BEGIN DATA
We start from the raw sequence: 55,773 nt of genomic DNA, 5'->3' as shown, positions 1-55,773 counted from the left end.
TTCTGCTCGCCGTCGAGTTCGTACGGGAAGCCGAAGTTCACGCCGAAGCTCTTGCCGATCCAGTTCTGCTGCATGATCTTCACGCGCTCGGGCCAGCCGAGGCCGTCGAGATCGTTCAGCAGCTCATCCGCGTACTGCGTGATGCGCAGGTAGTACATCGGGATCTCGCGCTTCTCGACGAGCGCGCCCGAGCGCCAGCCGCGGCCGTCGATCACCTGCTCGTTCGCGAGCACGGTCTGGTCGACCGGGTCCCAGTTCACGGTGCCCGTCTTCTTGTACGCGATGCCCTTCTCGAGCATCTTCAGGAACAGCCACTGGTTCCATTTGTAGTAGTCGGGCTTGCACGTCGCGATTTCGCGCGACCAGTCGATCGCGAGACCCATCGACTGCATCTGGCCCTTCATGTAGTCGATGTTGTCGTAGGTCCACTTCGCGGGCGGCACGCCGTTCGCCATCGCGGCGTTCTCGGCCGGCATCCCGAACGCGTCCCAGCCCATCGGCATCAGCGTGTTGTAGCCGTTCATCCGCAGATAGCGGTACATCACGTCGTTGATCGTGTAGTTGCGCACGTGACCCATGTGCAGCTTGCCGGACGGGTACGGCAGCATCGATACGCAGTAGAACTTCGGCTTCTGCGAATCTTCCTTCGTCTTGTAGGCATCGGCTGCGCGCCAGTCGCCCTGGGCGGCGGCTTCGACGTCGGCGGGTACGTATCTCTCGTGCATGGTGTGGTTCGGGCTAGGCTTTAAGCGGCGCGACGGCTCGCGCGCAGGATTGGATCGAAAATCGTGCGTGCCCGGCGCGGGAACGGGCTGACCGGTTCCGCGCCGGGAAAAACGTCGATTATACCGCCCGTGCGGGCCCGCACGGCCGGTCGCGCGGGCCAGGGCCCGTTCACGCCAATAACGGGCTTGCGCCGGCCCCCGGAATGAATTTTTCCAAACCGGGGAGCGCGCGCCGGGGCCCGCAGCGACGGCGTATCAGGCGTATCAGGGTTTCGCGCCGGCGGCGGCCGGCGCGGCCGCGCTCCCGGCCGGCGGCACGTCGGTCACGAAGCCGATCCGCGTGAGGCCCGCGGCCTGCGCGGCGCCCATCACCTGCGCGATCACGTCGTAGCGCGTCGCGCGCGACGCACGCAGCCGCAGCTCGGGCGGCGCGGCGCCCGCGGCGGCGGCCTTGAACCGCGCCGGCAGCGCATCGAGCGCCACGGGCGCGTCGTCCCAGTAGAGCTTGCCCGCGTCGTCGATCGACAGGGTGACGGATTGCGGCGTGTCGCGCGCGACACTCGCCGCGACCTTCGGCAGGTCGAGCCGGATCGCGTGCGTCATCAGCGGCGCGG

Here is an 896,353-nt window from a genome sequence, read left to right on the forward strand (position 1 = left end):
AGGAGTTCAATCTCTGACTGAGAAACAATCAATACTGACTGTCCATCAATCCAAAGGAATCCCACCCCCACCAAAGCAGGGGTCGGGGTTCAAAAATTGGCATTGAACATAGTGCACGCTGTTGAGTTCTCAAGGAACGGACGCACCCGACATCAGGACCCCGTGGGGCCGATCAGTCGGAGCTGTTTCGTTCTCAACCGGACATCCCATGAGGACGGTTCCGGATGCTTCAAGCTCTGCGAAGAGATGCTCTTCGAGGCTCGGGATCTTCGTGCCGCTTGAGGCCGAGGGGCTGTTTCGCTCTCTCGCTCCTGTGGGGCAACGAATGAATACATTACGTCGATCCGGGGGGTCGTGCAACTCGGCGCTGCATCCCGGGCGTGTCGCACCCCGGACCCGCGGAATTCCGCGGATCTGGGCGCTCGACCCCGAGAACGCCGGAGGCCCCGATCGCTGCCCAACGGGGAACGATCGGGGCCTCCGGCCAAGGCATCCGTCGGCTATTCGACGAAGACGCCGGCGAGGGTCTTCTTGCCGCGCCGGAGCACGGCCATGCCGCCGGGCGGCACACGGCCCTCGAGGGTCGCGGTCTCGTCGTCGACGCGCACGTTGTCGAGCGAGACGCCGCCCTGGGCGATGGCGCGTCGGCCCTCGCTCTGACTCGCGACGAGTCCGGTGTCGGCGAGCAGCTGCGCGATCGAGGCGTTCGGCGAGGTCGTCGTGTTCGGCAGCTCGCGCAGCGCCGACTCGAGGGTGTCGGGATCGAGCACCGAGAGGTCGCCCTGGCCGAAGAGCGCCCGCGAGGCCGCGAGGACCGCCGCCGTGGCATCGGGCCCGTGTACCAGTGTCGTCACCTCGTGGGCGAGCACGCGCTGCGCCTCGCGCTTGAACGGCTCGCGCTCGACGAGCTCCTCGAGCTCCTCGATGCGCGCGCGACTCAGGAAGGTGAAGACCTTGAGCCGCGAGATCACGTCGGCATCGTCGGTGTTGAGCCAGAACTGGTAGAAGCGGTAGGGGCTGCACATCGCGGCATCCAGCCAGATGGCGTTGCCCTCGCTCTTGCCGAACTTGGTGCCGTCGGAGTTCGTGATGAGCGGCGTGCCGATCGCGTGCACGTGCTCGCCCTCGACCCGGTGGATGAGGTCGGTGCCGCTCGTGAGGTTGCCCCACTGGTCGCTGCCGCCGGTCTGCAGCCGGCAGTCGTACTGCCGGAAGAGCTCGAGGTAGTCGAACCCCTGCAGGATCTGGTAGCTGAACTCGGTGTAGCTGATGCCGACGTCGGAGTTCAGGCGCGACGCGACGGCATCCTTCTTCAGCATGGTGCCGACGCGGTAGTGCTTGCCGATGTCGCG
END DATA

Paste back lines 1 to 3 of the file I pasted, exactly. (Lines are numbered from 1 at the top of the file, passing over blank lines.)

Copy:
We start from the raw sequence: 55,773 nt of genomic DNA, 5'->3' as shown, positions 1-55,773 counted from the left end.
TTCTGCTCGCCGTCGAGTTCGTACGGGAAGCCGAAGTTCACGCCGAAGCTCTTGCCGATCCAGTTCTGCTGCATGATCTTCACGCGCTCGGGCCAGCCGAGGCCGTCGAGATCGTTCAGCAGCTCATCCGCGTACTGCGTGATGCGCAGGTAGTACATCGGGATCTCGCGCTTCTCGACGAGCGCGCCCGAGCGCCAGCCGCGGCCGTCGATCACCTGCTCGTTCGCGAGCACGGTCTGGTCGACCGGGTCCCAGTTCACGGTGCCCGTCTTCTTGTACGCGATGCCCTTCTCGAGCATCTTCAGGAACAGCCACTGGTTCCATTTGTAGTAGTCGGGCTTGCACGTCGCGATTTCGCGCGACCAGTCGATCGCGAGACCCATCGACTGCATCTGGCCCTTCATGTAGTCGATGTTGTCGTAGGTCCACTTCGCGGGCGGCACGCCGTTCGCCATCGCGGCGTTCTCGGCCGGCATCCCGAACGCGTCCCAGCCCATCGGCATCAGCGTGTTGTAGCCGTTCATCCGCAGATAGCGGTACATCACGTCGTTGATCGTGTAGTTGCGCACGTGACCCATGTGCAGCTTGCCGGACGGGTACGGCAGCATCGATACGCAGTAGAACTTCGGCTTCTGCGAATCTTCCTTCGTCTTGTAGGCATCGGCTGCGCGCCAGTCGCCCTGGGCGGCGGCTTCGACGTCGGCGGGTACGTATCTCTCGTGCATGGTGTGGTTCGGGCTAGGCTTTAAGCGGCGCGACGGCTCGCGCGCAGGATTGGATCGAAAATCGTGCGTGCCCGGCGCGGGAACGGGCTGACCGGTTCCGCGCCGGGAAAAACGTCGATTATACCGCCCGTGCGGGCCCGCACGGCCGGTCGCGCGGGCCAGGGCCCGTTCACGCCAATAACGGGCTTGCGCCGGCCCCCGGAATGAATTTTTCCAAACCGGGGAGCGCGCGCCGGGGCCCGCAGCGACGGCGTATCAGGCGTATCAGGGTTTCGCGCCGGCGGCGGCCGGCGCGGCCGCGCTCCCGGCCGGCGGCACGTCGGTCACGAAGCCGATCCGCGTGAGGCCCGCGGCCTGCGCGGCGCCCATCACCTGCGCGATCACGTCGTAGCGCGTCGCGCGCGACGCACGCAGCCGCAGCTCGGGCGGCGCGGCGCCCGCGGCGGCGGCCTTGAACCGCGCCGGCAGCGCATCGAGCGCCACGGGCGCGTCGTCCCAGTAGAGCTTGCCCGCGTCGTCGATCGACAGGGTGACGGATTGCGGCGTGTCGCGCGCGACACTCGCCGCGACCTTCGGCAGGTCGAGCCGGATCGCGTGCGTCATCAGCGGCGCGG

Here is an 896,353-nt window from a genome sequence, read left to right on the forward strand (position 1 = left end):